Where to Watch: Theaters (April 30)

6. Hope (Maria Sødahl)

After naming it one of the best films we saw on the fall festival circuit over 18 months ago, Maria Sødahl’s Hope will now come to the U.S. this month. Norway’s Oscar entry, and among the Academy’s initial shortlist, the film follows Anja (Andrea Bræin Hovig) and Tomas (Stellan Skarsgård) as a couple whose marriage is tested when the former receives a terminal cancer diagnosis. Jared Mobarak said in his review, “While writer/director Maria Sødahl never really leaves Anja’s side to focus on what Tomas is feeling, her film Hope makes certain we know. It’s in the big things like his tearful breakdown when the doctor gives them the test results and the little things when his usual workaholic nature is subverted by showing he’s been Googling experimental treatments. Where Skarsgård really shines, however, are those moments where he can do nothing but stare back at Anja and realize that the words she speaks are true no matter how much they hurt.”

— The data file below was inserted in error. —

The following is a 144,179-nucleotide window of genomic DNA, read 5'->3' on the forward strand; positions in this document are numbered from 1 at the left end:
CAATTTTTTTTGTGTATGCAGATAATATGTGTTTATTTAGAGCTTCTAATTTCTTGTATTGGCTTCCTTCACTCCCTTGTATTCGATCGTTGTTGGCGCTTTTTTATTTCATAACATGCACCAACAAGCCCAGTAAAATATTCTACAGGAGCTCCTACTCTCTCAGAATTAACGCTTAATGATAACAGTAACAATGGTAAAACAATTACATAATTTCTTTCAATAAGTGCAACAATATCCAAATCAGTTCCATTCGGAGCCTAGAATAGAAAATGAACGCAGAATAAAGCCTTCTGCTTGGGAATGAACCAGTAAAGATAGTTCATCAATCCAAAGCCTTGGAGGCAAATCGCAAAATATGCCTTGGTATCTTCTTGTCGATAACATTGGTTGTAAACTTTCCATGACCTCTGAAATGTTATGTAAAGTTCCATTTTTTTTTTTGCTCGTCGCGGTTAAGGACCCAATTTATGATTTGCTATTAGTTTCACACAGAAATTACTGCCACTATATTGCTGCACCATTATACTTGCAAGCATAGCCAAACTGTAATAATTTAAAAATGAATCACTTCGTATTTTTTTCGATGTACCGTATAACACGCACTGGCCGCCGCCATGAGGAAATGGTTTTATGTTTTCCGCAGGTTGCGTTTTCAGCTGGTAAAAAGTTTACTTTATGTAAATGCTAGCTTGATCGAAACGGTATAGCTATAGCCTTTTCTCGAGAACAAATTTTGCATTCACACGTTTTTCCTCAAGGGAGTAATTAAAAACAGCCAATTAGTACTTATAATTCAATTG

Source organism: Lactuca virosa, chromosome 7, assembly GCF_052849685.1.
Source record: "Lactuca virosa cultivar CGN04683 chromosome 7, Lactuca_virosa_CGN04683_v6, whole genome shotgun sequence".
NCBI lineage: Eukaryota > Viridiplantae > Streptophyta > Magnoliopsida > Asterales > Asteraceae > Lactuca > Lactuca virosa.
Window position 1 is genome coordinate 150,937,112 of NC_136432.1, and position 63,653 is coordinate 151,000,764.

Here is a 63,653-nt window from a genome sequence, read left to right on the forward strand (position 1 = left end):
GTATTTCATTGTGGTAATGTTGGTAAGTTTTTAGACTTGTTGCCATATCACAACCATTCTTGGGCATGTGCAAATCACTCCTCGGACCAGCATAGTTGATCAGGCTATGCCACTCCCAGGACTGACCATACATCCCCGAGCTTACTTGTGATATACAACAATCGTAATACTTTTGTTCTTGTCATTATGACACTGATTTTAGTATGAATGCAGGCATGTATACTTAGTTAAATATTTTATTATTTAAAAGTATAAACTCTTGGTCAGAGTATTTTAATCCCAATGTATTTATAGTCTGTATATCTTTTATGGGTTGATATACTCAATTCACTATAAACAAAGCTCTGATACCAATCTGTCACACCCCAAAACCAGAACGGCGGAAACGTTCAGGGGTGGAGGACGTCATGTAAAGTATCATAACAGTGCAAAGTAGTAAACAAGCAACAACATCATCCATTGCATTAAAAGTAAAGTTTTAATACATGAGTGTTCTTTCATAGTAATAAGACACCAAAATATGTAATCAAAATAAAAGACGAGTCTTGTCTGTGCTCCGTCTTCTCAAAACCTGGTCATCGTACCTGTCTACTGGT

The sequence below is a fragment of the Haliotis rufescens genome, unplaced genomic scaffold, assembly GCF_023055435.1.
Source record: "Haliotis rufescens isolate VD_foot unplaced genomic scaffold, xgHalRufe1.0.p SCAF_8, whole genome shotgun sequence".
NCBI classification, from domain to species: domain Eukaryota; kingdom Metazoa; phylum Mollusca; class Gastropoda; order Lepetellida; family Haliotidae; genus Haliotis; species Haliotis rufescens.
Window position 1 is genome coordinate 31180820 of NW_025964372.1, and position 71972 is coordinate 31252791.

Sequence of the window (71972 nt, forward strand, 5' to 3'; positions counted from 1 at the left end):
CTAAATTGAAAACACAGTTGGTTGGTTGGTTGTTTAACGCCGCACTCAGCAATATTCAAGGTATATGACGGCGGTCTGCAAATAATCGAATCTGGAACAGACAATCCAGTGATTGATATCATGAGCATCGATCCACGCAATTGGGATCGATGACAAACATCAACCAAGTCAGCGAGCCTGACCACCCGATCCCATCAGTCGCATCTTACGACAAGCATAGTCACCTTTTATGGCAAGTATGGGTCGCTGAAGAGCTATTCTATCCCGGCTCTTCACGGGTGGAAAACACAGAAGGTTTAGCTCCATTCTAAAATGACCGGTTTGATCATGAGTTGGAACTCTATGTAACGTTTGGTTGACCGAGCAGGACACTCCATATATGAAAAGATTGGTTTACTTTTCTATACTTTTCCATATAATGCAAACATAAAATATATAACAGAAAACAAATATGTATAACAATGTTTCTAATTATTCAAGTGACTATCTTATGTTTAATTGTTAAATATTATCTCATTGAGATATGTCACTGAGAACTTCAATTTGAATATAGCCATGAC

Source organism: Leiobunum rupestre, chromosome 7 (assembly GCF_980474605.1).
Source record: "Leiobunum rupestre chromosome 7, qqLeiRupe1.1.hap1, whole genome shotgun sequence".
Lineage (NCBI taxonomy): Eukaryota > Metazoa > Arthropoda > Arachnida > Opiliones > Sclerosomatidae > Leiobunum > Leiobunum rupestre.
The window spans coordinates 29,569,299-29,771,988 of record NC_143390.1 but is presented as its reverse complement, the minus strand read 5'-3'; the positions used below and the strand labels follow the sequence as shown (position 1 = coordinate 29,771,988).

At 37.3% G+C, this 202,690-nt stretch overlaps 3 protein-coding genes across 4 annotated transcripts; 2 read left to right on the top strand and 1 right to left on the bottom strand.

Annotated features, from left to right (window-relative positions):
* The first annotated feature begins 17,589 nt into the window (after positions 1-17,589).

Where to Watch: Virtual Cinemas (April 16)

5. Labyrinth of Cinema (Nobuhiko Obayashi)

The final film from House director Nobuhiko Obayashi is getting a U.S. release this month thanks to MUBI. Leonardo Goi named it one of the best of last year, saying, “No film I saw in 2020 registered as timely and uplifting like Nobuhiko Obayashi’s farewell opus, Labyrinth of Cinema. With all due respect to Mank, if there is one true “love letter to the movies” 2020 gifted us, this is it. Contagiously optimistic and resolutely pacifist, Labyrinth’s requiem for movie theatre doubles as a journey into the horrors of Japan’s 20th century and the films that portrayed them. Whether or not cinema will ever yield Obayashi’s utopia, here’s a film that celebrates the medium in its noblest, most humanist form: a vehicle for compassion.”

Where to Watch: MUBI (April 27)